The Spectator

Barometer | 21 July 2012

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Waiting games

The Olympics have not even started yet, but already one world record is under threat: that for the world’s longest traffic jam. The first day of operation of an Olympic lane on the M4 led to a 32-mile tailback from the edge of London to Newbury in Berkshire. These are the records to beat:

Longest jam Nothing has yet surpassed the 109-mile tailback on the A6 between Lyon and Paris on 16 February 1980, caused by Parisians returning home from their skiing holidays in poor weather

Longest-lasting jam A record set, appropriately enough, in Beijing — although in 2010, two years after the last Olympics. The 60-mile jam on a motorway leading from Inner Mongolia lasted ten days

Biggest urban gridlock London will have to surpass the record set in São Paolo on 1 June, when 183 miles of the city’s roads were blocked by rush-hour traffic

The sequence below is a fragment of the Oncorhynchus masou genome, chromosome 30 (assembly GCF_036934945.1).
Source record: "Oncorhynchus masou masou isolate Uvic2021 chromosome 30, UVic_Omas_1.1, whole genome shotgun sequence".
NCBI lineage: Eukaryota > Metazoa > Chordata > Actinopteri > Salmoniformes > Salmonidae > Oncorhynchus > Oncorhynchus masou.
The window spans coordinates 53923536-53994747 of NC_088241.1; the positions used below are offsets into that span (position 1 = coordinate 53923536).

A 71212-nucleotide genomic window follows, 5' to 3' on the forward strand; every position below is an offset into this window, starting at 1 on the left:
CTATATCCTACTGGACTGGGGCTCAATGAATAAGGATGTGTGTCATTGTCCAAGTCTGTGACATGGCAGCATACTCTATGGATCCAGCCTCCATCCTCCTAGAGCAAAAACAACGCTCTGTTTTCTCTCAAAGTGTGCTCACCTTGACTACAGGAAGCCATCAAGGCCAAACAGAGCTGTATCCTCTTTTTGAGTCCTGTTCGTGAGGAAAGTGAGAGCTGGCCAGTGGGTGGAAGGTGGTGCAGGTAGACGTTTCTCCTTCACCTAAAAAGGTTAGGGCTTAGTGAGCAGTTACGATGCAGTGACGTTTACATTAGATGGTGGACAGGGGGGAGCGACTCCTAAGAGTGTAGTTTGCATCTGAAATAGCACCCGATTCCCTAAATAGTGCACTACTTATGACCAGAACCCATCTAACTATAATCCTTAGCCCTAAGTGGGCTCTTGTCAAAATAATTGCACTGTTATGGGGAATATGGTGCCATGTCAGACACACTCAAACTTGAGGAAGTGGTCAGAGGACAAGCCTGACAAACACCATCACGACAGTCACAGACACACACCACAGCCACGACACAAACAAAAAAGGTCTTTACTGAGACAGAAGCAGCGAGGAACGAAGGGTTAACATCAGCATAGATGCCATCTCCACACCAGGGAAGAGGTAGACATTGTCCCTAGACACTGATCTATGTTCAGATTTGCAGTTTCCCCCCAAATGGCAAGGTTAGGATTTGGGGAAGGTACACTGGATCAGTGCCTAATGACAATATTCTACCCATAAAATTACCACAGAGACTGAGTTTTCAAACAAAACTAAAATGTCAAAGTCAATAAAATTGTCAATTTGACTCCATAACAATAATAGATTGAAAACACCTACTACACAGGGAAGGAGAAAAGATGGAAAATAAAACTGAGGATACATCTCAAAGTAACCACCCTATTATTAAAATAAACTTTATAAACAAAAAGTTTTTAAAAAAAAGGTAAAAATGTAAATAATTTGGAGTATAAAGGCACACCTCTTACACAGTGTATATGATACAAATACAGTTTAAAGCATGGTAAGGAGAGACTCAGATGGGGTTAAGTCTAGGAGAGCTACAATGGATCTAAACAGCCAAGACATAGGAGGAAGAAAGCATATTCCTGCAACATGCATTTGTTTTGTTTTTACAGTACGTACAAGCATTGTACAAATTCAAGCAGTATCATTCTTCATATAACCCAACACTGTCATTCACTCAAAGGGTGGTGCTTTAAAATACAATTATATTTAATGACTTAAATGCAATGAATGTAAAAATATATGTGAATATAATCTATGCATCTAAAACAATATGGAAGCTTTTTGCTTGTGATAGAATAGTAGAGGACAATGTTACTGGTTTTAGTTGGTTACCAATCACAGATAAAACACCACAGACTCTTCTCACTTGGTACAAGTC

Losing the race

The 2011 census found that the population of England and Wales grew by 3.7 million, or 7.1 per cent between 2001 and 2011. But the population of some places is shrinking:

Barrow in Furness 4%
Knowsley 3.5%
Sefton 3.2%
Sunderland 3.2%
South Tyneside 3.1%

Tug of war

The Army was called upon to provide security at the Olympics following the failure of private security company G4S to train enough guards. How do the Army and the private security industry compare?

STRENGTH

Army: 102,000 regular soldiers

Security industry: 75,500 security officers

MINIMUM QUALIFICATION

Army: Must pass two-day selection course

Security: Level 2 Award in security guarding

EARNINGS

Army: £9,400–£19,862 for new recruits

Security: £17,514 after basic training

TURNOVER

Army: £7.3bn spent in 2010/11

Security: £4.33bn

Sources: MoD, British Security Industry Association

Human pyramid

The BBC announced that it would be using 765 members of staff to cover the Olympics. How many staff has the BBC sent to the Games in the past?

Beijing 2008 493
Athens 2004 404
Sydney 2000 350